At around 6 p.m. ET on Wednesday when Musk made the announcement, the value of the whole cryptocurrency market stood at around $2.43 trillion, according to data from Coinmarketcap.com. By 8:45 p.m., the market capitalization had dropped to around $2.06 trillion, wiping off around $365.85 billion.
The market has since pared some losses, and by around 6.30 a.m. the cryptocurrency market had seen around $235 billion wiped off its value since Musk’s tweet. Bitcoin was down around 12 percent at around $49,624, according to CoinDesk data, dipping below the $50,000 mark for the first time since Apr. 24.
Despite the recent pullback, bitcoin is still up over 400 percent in the last 12 months.
In February, Tesla announced in a regulatory filing that it had purchased $1.5 billion worth of bitcoin and planned to accept the cryptocurrency for payments.
Musk cited environmental concerns on Thursday and said Tesla is “concerned about rapidly increasing use of fossil fuels for Bitcoin mining and transactions, especially coal, which has the worst emissions of any fuel.”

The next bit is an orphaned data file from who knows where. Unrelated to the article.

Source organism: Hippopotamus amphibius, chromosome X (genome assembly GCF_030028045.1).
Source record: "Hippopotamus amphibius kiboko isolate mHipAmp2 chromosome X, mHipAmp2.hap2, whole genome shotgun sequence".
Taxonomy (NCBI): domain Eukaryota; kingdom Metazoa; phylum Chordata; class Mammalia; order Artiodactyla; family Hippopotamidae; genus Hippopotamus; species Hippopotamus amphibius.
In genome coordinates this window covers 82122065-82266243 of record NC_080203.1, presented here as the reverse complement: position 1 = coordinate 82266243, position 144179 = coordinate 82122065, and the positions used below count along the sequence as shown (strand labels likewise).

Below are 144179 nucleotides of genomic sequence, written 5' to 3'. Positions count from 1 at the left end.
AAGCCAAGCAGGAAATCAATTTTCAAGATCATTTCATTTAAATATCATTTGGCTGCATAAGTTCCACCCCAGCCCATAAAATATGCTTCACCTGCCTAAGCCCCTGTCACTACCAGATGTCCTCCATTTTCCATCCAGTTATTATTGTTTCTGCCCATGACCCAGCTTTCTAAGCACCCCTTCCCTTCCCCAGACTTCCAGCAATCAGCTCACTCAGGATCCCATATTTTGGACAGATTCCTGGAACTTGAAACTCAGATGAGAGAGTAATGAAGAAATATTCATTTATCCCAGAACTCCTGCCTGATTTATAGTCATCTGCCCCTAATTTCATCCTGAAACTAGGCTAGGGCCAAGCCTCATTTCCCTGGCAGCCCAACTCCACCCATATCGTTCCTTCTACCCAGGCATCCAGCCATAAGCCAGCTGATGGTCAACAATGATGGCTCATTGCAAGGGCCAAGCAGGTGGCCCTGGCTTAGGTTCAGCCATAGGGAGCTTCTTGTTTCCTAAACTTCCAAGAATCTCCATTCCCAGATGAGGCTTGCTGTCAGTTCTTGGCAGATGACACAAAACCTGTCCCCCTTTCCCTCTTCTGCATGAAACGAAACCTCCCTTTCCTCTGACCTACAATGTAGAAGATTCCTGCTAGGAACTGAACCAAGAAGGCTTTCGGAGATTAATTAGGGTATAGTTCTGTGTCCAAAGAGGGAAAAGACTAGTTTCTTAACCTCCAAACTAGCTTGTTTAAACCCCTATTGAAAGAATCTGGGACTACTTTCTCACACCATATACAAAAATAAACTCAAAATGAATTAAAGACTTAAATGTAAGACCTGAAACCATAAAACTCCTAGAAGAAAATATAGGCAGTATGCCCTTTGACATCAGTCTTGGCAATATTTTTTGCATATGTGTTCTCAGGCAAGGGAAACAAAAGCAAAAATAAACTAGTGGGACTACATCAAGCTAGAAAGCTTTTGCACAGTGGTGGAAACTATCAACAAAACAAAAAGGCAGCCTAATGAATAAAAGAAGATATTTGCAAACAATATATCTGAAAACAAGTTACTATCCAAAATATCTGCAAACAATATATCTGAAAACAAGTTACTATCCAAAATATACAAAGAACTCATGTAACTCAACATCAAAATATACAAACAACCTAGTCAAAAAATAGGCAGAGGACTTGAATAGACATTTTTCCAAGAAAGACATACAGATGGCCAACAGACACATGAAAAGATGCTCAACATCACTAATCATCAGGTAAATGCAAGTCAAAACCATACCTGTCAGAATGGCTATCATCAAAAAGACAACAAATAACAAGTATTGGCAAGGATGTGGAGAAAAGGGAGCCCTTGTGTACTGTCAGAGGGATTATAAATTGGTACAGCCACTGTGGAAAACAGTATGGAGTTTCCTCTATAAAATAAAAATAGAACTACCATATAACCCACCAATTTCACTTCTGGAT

Bitcoin is not issued by a single entity like a central bank. Instead, it is maintained by a network of so-called “miners.” These miners use purpose-built computers that require a lot of energy to solve complex mathematical puzzles in order for bitcoin transactions to go through. Bitcoin’s energy consumption is larger than some individual countries.
Musk has been a big proponent of digital currencies including bitcoin and dogecoin, helping to drive their prices higher in recent months.
The Tesla CEO said the company will not be selling any bitcoin and intends to use it for transactions “as soon as mining transitions to more sustainable energy.”
Bitcoin has garnered interest in the last year as companies such as Square and Tesla announced bitcoin purchases and large institutional investors entered the cryptocurrency space. Major investment banks like Goldman Sachs and Morgan Stanley have also sought ways to allow their wealthy clients to get bitcoin exposure.